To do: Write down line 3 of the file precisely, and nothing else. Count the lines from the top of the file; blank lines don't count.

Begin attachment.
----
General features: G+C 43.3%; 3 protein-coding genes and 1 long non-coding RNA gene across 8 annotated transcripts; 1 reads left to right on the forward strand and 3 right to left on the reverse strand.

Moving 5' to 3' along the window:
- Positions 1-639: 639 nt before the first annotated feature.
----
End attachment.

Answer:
- Positions 1-639: 639 nt before the first annotated feature.